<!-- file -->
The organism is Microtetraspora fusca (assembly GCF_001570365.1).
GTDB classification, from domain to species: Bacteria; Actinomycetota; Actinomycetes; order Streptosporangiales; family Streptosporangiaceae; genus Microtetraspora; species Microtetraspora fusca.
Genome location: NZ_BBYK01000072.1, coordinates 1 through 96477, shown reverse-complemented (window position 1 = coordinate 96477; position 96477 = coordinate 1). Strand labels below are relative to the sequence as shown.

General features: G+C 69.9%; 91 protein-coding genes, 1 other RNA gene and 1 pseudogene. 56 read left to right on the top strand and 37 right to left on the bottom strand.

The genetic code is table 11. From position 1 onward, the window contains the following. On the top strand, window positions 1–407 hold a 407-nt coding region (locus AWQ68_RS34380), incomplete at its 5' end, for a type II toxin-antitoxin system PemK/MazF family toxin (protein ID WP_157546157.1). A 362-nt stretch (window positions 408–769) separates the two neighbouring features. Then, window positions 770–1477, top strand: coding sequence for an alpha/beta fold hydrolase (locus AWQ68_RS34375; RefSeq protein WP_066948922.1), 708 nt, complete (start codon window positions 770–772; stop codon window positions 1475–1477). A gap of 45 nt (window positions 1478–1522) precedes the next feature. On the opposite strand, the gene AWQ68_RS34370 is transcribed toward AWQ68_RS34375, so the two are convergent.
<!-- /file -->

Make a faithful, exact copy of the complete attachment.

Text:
The organism is Microtetraspora fusca (assembly GCF_001570365.1).
GTDB classification, from domain to species: Bacteria; Actinomycetota; Actinomycetes; order Streptosporangiales; family Streptosporangiaceae; genus Microtetraspora; species Microtetraspora fusca.
Genome location: NZ_BBYK01000072.1, coordinates 1 through 96477, shown reverse-complemented (window position 1 = coordinate 96477; position 96477 = coordinate 1). Strand labels below are relative to the sequence as shown.

General features: G+C 69.9%; 91 protein-coding genes, 1 other RNA gene and 1 pseudogene. 56 read left to right on the top strand and 37 right to left on the bottom strand.

The genetic code is table 11. From position 1 onward, the window contains the following. On the top strand, window positions 1–407 hold a 407-nt coding region (locus AWQ68_RS34380), incomplete at its 5' end, for a type II toxin-antitoxin system PemK/MazF family toxin (protein ID WP_157546157.1). A 362-nt stretch (window positions 408–769) separates the two neighbouring features. Then, window positions 770–1477, top strand: coding sequence for an alpha/beta fold hydrolase (locus AWQ68_RS34375; RefSeq protein WP_066948922.1), 708 nt, complete (start codon window positions 770–772; stop codon window positions 1475–1477). A gap of 45 nt (window positions 1478–1522) precedes the next feature. On the opposite strand, the gene AWQ68_RS34370 is transcribed toward AWQ68_RS34375, so the two are convergent.